A Morning of Misses

It has been a MORNING. It has been a morning of missteps — small failures being collected and littered behind me forming a twisty, slipshod path where a straight line should have been.

This morning, my oldest missed the bus, which in itself can throw a wrench into a semi-established morning routine. This morning, I begrudgingly had to go outside and chase after our dog trying to beckon her inside while dodging and ultimately stepping in her dinner from last night. Did I mention it was raining? This morning, I found a freshly laundered Doc McStuffins smock in the dryer where my daughter’s white, button-down, uniform shirt should have been. Plus, the light was burned out in the laundry room so I had to use the flashlight on my phone, which I ultimately dropped behind the washing machine.

After driving Ave to school, Isla fell asleep on the way home. I gently placed her on the couch, where she  napped for a bit, but I couldn’t seem to take my eyes off of the clock. On Tuesday mornings, she has music class. I was unsure what to do. This morning, she had awoken at 4:45, which is early for her. She hasn’t been sleeping well at night. She actually never sleeps well at night and I consider a good night’s rest to be a fluke. I gently tried to wake her, which turned into a 20 minute power struggle to get her her ready. There was crying, and a tantrum, and pleading, and bargaining. Tooth and hair brushing were abandoned for the sake of time and sanity. Peeling her out of her dress-up clothes and encouraging her to empty her bladder were two welcomed victories, and that was enough for me. Finally, we made it out to the car and were officially en route to music class. We would be late, but we would make it. I glanced in the rear-view mirror and saw that her eyes were heavy and beginning to flutter. I cheerfully reminded her about seeing her friends, singing, and playing instruments, to which she responded, “me tired.” I paused. We both knew what she needed.

I turned the car around, and we headed home. I decided that as much as a beneficial experience music class is, today it might be more beneficial to submit to rest. So that’s what we did, and I decided to let go. I let go of my disappointments, of my small failures. Despite a bumpy morning, Avrie went to school happy. Isla is going to get the rest her body needs. I came to terms with the fact that its okay if some things are missed. There will always be activities and opportunities and are missed. But there are other opportunities. Opportunities for care. Opportunities for compassion.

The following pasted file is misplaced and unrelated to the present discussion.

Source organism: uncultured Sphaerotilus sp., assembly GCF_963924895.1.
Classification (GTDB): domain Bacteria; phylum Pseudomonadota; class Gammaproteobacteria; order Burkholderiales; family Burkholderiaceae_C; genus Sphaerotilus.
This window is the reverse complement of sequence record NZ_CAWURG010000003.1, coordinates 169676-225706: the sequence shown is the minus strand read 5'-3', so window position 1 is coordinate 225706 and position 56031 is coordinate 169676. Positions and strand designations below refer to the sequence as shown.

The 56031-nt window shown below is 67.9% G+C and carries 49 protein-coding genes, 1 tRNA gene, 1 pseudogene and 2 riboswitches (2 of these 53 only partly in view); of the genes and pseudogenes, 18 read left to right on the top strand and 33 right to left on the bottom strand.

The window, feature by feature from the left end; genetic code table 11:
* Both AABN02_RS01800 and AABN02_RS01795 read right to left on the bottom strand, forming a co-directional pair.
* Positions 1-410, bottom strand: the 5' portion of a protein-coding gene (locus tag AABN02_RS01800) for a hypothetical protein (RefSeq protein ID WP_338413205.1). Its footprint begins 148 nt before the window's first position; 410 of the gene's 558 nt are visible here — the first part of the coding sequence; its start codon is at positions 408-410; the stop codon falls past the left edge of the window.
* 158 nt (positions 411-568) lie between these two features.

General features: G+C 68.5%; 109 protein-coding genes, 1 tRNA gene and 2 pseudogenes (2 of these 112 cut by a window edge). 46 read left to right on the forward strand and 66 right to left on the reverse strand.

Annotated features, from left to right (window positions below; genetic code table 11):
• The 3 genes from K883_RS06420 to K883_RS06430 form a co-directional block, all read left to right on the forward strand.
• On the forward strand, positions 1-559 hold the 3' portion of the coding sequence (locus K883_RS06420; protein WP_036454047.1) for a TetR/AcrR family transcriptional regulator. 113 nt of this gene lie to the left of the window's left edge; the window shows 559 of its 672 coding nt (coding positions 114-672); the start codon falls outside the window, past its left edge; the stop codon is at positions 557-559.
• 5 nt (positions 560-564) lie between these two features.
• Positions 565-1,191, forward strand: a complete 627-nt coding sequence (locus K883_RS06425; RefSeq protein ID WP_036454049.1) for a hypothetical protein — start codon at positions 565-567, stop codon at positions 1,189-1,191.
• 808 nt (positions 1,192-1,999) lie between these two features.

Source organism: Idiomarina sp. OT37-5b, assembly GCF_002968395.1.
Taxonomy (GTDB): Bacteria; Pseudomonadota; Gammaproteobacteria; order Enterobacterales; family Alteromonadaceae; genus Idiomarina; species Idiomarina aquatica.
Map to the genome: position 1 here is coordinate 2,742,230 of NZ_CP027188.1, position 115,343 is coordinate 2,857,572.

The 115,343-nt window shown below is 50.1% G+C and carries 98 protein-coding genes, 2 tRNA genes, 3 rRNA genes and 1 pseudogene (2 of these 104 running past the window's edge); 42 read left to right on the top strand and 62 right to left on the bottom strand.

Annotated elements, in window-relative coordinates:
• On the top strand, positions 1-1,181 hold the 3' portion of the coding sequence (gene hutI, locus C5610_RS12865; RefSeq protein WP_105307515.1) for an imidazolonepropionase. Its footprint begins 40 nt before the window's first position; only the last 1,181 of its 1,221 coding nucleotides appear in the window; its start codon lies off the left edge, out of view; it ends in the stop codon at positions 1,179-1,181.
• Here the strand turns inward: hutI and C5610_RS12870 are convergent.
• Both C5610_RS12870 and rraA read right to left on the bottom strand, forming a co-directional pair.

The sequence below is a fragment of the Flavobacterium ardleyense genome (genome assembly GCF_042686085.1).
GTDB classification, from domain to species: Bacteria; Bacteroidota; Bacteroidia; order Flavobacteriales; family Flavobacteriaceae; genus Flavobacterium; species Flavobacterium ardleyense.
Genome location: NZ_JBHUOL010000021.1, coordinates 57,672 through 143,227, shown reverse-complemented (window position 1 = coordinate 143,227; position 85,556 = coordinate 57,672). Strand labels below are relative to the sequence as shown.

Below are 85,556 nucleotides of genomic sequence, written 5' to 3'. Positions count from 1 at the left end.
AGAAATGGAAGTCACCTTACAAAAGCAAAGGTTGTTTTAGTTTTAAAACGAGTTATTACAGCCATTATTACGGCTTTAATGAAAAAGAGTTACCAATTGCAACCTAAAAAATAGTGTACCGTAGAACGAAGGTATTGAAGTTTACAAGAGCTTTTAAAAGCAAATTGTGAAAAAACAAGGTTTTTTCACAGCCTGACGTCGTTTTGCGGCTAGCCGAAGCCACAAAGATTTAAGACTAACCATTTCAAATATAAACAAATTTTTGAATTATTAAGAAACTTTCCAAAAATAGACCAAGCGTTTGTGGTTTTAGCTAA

I did not want to carry her into music class kicking and screaming and helplessly tired hoping for the good things that it would provide.  I’ve been there and done that.  I had to carry my oldest out of story time on more than one occasion while she was having a meltdown. I don’t need to cross things off of my checklist.  The list is fluid, The list can change. Being able to adjust is not just a skill,  its a survival skill. Assessing and adjusting is a way of life, especially for a parent.

In conclusion, Isla is currently napping and getting rest that her body needs. Consequently, I had some time to record this experience. Being able to write is good for my soul. It somehow fills in spaces inside of me that I feel have been empty for a while. Things may have seemed bleak, but now they feel good.

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I Break for Yoga

Piles. I couldn’t get my mind off of them — endless piles of laundry, unopened mail, and germ-filled tissues that loved to congregate on tables and couches instead of the trash can.

It was a Tuesday morning, my oldest was in school, and my youngest was napping. Yes, napping (cue Hallelujah chorus). These days, her naps are few and far between, so to say this is a coveted time would be an understatement. I willingly collapsed and sunk into the couch for a brief moment of reprieve. The past few weeks have been tough. I feel like my family has been in an endless cycle of winter colds, a variety of flu viruses have circulated through every member of the household. We are out of sync, and as a result things are out of order.

In addition, my OCD symptoms have been starting to increase lately, making it increasingly hard for me to tackle overwhelming tasks. These tasks turn into piles. It is easy for me to worry and obsess over the piles, but it takes some willpower for me to take action and begin to sift through things that may cause me anxiety. I am constantly seeking order, and if things have spiraled into chaos (or what I consider to be chaos) I often choose fight or flight, and it is easier for me to flee. I have been working to break these patterns with much success; however, lately I have been faltering.

Anyway, while my toddler is napping and I engage in a little self-talk. After all, I am making a conscious effort to try to be a healthier and in turn happier mom. This past month, I began practicing yoga after a year’s hiatus. Due to a doctor’s appointment, I missed my session this week,  so I figured I should try to squeeze in a yoga video at home. [Sidebar:  I really enjoy Leslie Fightmaster’s channel, Fightmaster Yoga on YouTube.] I found a video that was focused for stress and depression and dedicated the next 38 minutes to it. It felt great. Afterwards, I drank a ton of water, I sifted through my piles of unopened mail. I paid bills, did laundry, and when my baby woke up I greeted her with a smile and ample attention for the taking.